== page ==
primes.Add(new PrimeMinisters { id = 11, firstName = "Richard", lastName = "Bennett", party = "Conservative" });
      primes.Add(new PrimeMinisters { id = 12, firstName = "Louis", lastName = "St. Laurent", party = "Liberal" });
      primes.Add(new PrimeMinisters { id = 13, firstName = "John", lastName = "Diefenbaker", party = "Conservative" });
      primes.Add(new PrimeMinisters { id = 14, firstName = "Lester", lastName = "Pearson", party = "Liberal" });
      primes.Add(new PrimeMinisters { id = 15, firstName = "Pierre", lastName = "Trudeau", party = "Liberal" });
      primes.Add(new PrimeMinisters { id = 16, firstName = "Joe", lastName = "Clark", party = "Conservative" });
      primes.Add(new PrimeMinisters { id = 17, firstName = "John", lastName = "Turner", party = "Liberal" });
      primes.Add(new PrimeMinisters { id = 18, firstName = "Brian", lastName = "Mulroney", party = "Conservative" });
      primes.Add(new PrimeMinisters { id = 19, firstName = "Kim", lastName = "Campbell", party = "Conservative" });
      primes.Add(new PrimeMinisters { id = 20, firstName = "Jean", lastName = "Chrétien", party = "Liberal" });
      primes.Add(new PrimeMinisters { id = 21, firstName = "Paul", lastName = "Martin", party = "Liberal" });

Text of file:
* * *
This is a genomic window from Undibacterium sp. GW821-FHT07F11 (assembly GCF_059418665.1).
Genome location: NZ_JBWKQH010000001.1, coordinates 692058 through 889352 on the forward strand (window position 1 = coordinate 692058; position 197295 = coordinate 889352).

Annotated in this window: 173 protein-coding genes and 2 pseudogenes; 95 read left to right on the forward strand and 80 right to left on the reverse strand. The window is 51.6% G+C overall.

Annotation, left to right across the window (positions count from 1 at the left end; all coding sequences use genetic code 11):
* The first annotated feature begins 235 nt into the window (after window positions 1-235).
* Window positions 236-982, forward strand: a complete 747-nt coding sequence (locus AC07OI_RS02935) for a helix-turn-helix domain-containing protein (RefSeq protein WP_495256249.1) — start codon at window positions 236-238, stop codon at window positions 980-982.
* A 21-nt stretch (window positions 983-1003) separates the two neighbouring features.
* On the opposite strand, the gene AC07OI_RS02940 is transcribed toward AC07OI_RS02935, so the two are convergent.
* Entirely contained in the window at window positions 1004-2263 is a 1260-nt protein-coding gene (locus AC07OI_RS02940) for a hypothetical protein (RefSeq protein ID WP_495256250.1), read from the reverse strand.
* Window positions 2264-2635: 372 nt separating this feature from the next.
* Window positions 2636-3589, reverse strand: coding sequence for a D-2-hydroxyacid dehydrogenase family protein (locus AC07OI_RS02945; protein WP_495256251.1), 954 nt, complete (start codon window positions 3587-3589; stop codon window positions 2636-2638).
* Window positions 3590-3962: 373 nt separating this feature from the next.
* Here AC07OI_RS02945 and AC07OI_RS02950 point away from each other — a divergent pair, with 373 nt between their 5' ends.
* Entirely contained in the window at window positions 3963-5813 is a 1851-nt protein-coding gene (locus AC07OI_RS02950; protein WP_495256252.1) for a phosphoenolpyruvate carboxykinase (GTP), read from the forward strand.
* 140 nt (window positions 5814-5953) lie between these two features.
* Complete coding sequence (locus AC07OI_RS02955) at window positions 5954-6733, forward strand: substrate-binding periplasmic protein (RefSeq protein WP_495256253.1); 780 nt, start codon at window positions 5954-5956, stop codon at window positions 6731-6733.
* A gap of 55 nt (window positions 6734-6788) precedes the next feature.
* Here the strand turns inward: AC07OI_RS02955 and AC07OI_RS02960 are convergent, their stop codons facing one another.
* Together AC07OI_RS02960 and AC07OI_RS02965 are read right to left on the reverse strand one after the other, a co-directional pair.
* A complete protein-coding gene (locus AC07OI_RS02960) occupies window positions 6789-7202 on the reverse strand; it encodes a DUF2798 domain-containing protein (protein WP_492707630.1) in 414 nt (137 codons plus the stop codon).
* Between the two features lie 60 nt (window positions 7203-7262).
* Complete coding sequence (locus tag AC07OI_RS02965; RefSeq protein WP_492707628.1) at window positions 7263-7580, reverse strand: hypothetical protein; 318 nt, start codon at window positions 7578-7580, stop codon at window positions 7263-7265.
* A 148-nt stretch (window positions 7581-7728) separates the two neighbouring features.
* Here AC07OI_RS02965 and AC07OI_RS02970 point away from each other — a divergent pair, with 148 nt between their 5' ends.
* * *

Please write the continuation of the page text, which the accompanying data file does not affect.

primes.Add(new PrimeMinisters { id = 22, firstName = "Stephen", lastName = "Harper", party = "Conservative" });

      return primes;
    }

    public override string ToString()
    {
      return id + ". " + firstName + " " + lastName + " (" + party + ")";
    }

    public static PrimeMinisters[] GetPrimeMinistersArray()
    {
      return (PrimeMinisters[])GetPrimeMinistersArrayList().ToArray(typeof(PrimeMinisters));
    }
  }

We’ve provided two forms of this data. The first method creates an old-fashioned ArrayList (which we’ll use later), and the last method converts this to a standard array. We’ve provided an override of the ToString() method as well so that we can print out each prime minister neatly.

A simple starting point is some LINQ code that just prints out the entire list of prime ministers. We can do this using a query expression as follows:

      PrimeMinisters[] primeMinisters = PrimeMinisters.GetPrimeMinistersArray();